Moderna CEO says the pandemic will end this year, but new Omicron-specific boosters may be needed

  • Moderna CEO says the pandemic will end this year, but annual shots will be needed for some.

  • A new shot that combines the original vaccine with one targeting Omicron is likely, Stéphane Bancel said.

  • Experts have cautioned before that we can't predict how the virus might evolve.

Moderna CEO Stéphane Bancel has said that the pandemic will by over by 2022, but those most vulnerable to COVID-19 might need a new type of booster in the fall.

Speaking to the Financial Times Thursday, Bancel said: "We should be in a world where between vaccination, boosting and natural infection and potentially a less virulent virus we might move to an endemic setting where it circulates in the community forever."

Bancel said earlier this month that it was "reasonable" to suggest the pandemic was in its final stages and people older than 50 or those at high risk of severe illness would probably need yearly boosters.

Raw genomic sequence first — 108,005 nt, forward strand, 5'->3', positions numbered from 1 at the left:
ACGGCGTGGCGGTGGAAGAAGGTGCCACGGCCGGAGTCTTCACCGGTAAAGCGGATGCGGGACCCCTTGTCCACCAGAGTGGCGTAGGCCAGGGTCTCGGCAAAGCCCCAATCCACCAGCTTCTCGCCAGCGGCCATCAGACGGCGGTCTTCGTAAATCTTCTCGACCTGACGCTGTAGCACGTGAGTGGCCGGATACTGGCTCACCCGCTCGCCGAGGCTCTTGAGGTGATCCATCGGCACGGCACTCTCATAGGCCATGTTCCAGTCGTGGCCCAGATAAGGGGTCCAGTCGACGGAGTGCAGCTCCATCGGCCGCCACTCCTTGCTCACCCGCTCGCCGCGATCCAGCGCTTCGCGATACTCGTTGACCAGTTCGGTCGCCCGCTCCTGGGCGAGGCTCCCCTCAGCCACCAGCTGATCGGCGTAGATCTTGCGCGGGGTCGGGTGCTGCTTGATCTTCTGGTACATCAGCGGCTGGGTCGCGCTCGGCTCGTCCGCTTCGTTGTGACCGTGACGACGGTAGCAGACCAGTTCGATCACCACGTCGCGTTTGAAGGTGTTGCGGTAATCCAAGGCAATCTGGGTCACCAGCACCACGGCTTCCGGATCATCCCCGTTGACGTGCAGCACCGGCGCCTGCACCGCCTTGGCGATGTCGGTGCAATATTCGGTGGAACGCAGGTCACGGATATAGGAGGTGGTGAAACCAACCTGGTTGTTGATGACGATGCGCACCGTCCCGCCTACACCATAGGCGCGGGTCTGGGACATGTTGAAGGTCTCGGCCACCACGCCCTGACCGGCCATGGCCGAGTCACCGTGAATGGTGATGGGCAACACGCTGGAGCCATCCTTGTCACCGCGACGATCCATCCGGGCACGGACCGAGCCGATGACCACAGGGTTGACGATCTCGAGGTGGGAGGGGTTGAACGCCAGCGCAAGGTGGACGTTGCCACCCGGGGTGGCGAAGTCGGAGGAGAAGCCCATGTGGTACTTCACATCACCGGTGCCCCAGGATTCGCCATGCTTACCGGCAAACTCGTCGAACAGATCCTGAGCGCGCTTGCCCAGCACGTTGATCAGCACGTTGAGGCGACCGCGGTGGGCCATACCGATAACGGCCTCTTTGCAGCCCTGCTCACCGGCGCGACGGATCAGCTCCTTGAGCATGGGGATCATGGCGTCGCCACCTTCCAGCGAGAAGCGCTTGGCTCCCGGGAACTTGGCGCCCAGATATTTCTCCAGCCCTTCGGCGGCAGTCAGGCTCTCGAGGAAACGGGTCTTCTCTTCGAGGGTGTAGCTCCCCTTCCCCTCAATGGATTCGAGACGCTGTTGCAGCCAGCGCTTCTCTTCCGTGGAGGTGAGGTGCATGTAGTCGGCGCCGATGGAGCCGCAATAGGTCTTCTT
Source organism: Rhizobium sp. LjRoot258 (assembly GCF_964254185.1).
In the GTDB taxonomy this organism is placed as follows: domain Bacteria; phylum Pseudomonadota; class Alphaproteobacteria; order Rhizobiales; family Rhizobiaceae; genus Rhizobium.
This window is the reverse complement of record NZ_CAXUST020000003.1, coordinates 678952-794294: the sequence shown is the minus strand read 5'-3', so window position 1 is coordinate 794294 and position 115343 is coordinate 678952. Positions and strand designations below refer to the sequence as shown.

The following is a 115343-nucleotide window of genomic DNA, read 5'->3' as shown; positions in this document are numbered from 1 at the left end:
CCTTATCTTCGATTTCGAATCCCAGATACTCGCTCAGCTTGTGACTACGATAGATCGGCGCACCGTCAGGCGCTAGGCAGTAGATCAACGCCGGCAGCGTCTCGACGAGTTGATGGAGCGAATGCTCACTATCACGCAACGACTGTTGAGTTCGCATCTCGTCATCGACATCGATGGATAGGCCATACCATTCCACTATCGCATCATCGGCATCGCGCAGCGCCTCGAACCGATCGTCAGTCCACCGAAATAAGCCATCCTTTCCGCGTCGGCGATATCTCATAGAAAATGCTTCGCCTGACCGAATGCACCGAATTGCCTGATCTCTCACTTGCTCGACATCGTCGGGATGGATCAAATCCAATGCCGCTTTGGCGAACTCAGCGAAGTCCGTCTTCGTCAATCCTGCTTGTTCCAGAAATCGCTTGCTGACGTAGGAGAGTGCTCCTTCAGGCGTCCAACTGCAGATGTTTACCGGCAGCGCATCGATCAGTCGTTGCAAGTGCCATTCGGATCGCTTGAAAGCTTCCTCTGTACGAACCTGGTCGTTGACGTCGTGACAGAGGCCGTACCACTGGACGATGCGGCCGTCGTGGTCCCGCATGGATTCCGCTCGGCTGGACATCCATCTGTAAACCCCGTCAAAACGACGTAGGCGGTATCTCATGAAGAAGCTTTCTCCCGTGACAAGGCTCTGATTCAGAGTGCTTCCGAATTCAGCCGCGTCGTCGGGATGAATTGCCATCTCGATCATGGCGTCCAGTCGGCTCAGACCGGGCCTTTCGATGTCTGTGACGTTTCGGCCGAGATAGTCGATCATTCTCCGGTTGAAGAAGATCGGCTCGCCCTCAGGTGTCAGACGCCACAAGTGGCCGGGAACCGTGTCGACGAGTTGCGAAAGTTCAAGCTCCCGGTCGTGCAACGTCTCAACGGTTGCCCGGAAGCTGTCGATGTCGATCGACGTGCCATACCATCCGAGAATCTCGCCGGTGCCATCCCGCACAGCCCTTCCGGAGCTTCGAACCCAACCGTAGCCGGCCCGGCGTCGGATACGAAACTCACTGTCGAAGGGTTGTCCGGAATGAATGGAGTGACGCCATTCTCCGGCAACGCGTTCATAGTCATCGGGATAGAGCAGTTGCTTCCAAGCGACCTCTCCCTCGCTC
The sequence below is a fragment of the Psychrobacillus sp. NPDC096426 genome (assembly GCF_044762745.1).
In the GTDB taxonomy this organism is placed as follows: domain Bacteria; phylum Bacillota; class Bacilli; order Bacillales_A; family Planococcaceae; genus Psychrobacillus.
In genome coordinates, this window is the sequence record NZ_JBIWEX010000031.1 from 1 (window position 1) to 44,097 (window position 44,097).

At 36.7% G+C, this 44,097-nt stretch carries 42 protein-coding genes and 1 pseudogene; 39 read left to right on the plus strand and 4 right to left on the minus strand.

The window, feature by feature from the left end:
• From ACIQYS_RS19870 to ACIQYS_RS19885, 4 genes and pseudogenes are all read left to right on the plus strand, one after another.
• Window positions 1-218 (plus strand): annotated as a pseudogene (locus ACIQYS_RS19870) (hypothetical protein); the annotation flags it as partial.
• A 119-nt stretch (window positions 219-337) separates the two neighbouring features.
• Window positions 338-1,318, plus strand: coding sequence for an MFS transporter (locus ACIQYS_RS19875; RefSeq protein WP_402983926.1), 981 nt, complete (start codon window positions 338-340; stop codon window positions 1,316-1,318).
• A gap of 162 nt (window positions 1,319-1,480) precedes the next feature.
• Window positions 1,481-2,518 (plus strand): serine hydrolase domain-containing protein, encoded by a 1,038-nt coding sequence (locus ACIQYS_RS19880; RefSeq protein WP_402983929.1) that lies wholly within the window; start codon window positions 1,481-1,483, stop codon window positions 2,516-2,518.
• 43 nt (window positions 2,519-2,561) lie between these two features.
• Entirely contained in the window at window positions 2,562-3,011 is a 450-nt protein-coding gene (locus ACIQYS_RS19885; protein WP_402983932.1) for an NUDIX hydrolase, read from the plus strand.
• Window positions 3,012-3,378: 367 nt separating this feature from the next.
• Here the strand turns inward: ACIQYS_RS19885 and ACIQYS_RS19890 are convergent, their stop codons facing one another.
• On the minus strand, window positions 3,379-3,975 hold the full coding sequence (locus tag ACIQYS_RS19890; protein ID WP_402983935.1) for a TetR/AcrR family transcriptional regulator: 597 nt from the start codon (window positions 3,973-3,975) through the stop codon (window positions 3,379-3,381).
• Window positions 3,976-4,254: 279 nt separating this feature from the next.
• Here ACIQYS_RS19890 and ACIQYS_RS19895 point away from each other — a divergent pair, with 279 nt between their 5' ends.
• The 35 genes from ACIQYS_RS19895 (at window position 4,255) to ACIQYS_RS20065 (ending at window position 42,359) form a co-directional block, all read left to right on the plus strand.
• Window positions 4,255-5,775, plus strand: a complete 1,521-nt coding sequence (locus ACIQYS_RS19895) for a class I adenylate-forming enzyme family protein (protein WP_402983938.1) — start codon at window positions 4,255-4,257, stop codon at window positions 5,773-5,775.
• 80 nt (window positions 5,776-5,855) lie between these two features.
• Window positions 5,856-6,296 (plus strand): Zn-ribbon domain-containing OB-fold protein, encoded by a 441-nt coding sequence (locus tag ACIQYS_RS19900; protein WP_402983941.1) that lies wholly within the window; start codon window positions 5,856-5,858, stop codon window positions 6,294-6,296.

This time, he hinted at the type of booster people might receive.

A new booster that combines Moderna's existing vaccine with an Omicron-specific shot was the most likely candidate based on initial data, Bancel told the FT, adding that a final decision would be made when clinical data became available and health authorities were on board with the approach.

The company is also testing an all-in-one COVID-19 and flu vaccine, he said.

Bancel said that the drugmaker was in talks with private US companies to prepare for a time when the virus was endemic and governments no longer dictated vaccine distribution. This would enable Moderna to charge more for its COVID-19 shot, he said.

Moderna announced Thursday that its 2021 revenue was $18.5 billion, up from $803 million the year before, mostly due to COVID-19 vaccine sales. The biotech giant has already signed vaccine deals worth about $19 billion in 2022, with options for an extra $3 billion, it said.

Bancel's optimistic forecasts are based on his belief that there's "about an 80% chance" that as the virus evolves, it will become "less and less virulent."

But, disease experts and health officials have cautioned that the virus is unpredictable.

Francois Balloux, director at the University College London Genetics Institute, said on Twitter earlier this month, that there was "no meaningful theory" that the virus that causes COVID-19 was mutating to be inherently less virulent.

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